Rasam (Clear Lentil Soup)
Rasam is a soupy, tangy South Indian dish that is widely considered to be a good digestive aid. For people with weak digestion (agni), it stimulates digestion and helps to increase appetite.The most typical ingredients used in this are black pepper, cumin, tamarind/lemon/tomatoes. Rasam may be enjoyed as is like a soup before starting a meal or can be mixed with rice and ghee.
- Rasam powder
- Water or lentil/dhal water which is just the water you obtain by decanting the excess water after cooking lentils like moong (split green gram) or toor (split red gram) dhal (3 cups – 1 cup is 200 ml)
- Tomatoes (1 large)
- Curry Leaves (5-6)
- 1 tsp tamarind paste (or 1 tbsp fresh tamarind extract)
- Salt to taste
- Hing powder (asofoetida) (1 pinch)
- Black pepper powder (per your taste)
- Haldi powder (turmeric) (1/2 tsp)
- 1 tsp jaggery powder
- 1 tsp ghee (for seasoning)
- 1 tsp mustard seeds (for seasoning)
- 1 tsp cumin seeds (for seasoning)
- Coriander leaves finely chopped (1 tbsp)
- Cut tomatoes into small cubes, say ½ inch in size (larger they are, the more time they take to cook), but it is your choice how large or how small you want them to be.
- Cook the tomatoes in 1 and ½ cups of water with half the curry leaves and turmeric.
- Once the tomatoes are cooked, add rasam powder, salt, hing, black pepper powder, tamarind paste and jaggery, lentil water or plain water (remaining 1 and ½ cups) and bring it to a boil.
- Turn off the flame once rasam reaches a boil and adjust the spices as necessary.
- For tadka/seasoning – heat ghee in a pan or tadka utensil and when warm, add mustard seeds and cumin seeds and remaining curry leaves. Add tadka to rasam.
- Garnish with coriander leaves.
- Enjoy your rasam as a soup before your meal or with hot rice and ghee.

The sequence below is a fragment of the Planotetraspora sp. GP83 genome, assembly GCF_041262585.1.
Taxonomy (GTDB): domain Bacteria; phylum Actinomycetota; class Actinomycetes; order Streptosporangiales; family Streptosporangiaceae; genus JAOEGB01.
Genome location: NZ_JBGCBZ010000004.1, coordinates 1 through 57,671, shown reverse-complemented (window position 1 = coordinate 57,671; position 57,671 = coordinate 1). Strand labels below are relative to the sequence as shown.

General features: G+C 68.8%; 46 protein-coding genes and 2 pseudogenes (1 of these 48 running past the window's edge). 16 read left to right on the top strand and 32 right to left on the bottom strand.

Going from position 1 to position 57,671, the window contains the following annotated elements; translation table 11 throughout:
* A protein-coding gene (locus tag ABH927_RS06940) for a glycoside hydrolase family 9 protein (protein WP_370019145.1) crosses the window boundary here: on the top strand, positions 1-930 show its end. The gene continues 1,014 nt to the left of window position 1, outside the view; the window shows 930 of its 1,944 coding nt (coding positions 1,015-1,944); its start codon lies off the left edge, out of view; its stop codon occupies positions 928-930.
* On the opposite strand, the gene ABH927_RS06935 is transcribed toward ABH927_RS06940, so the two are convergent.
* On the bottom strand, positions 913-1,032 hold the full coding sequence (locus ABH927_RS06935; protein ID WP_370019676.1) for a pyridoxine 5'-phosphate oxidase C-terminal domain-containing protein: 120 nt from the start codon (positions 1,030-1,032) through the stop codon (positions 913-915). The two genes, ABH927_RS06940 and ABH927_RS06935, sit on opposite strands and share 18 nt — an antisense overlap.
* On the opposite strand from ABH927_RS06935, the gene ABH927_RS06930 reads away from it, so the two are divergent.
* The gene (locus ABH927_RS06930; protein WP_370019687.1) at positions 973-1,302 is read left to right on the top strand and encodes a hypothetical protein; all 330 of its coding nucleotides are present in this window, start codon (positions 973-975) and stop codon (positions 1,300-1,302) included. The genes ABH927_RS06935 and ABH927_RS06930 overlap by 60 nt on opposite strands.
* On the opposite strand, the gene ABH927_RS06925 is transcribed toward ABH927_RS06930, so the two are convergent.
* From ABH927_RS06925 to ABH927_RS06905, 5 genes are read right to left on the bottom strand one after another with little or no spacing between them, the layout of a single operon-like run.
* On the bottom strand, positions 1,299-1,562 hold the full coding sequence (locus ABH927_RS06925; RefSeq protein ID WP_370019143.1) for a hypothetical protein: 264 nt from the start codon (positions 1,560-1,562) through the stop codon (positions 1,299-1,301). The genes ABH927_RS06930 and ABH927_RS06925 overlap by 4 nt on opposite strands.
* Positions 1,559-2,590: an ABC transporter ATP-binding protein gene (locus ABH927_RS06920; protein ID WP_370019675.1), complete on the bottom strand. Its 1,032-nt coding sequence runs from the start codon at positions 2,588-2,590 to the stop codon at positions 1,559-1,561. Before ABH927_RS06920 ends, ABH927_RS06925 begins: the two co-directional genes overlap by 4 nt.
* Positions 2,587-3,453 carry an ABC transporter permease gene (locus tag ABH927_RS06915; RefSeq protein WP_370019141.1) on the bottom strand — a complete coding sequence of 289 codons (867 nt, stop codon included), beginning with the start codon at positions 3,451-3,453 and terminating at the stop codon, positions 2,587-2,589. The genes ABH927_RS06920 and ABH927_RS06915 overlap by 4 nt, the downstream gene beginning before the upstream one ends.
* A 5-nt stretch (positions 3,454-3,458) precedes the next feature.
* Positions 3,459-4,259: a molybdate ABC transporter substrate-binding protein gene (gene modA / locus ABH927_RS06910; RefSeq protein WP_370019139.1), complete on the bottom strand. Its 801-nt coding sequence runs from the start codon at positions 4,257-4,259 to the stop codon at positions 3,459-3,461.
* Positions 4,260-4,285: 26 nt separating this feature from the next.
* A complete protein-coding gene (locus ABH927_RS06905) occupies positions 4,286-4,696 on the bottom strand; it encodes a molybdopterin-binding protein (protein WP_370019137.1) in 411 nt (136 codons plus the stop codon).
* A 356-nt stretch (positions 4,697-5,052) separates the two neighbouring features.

Sweet (jaggery, ghee) sour (tamarind, tomatoes), salty (salt), pungent (pepper, cumin, mustard), bitter (leaves, turmeric, mustard), astringent (hing, turmeric).
Rasam can tend to be spicy, salty and sour in general. This can be pitta aggravating. But if made with care, it can be made less spicy, less salty and less sour and hence not pitta aggravating. For pitta prakriti/vikruti or during summer – reduce salty, pungent and sour tastes and increase sweet, bitter and astringent tastes.
Due to its warm, light qualities and its good digestive properties, rasam is recommended for kaphas. For kapha prakriti/vikruti or during late winter/spring – reduce sweet, salty and sour tastes and increase pungent, bitter and astringent tastes.
In general, due to its warm, moist qualities and since it is a good digestive aid, rasam is good for vatas. For vata prakriti/vikruti or during fall/early winter – reduce pungent, astringent and bitter tastes and increase sweet, sour and salty tastes.
This is largely sattvic, but if spices are overdone or imbalanced (e.g. too sour, too pungent, too salty), can be rajasic in nature. If you store the rasam for more than a day, the tamasic quality will start to increase.
Warm, moist, mobile, liquid, sharp (can be tuned to be less sharp, by lowering quantities of pungent spices), clear.
Ingredients that tend to produce heating effect are salt, tamarind, tomatoes, mustard seeds, cumin, black pepper. Ingredients that tend to produce cooling effect are jaggery, hing, ghee.
Overall the effect can be made balanced between heating and cooling if care is taken to add a good mix of both types of ingredients i.e. by not making it too pungent, too sour or too salty. But rasam has a tendency to have an overall heating effect due to the predominance of heating ingredients in it.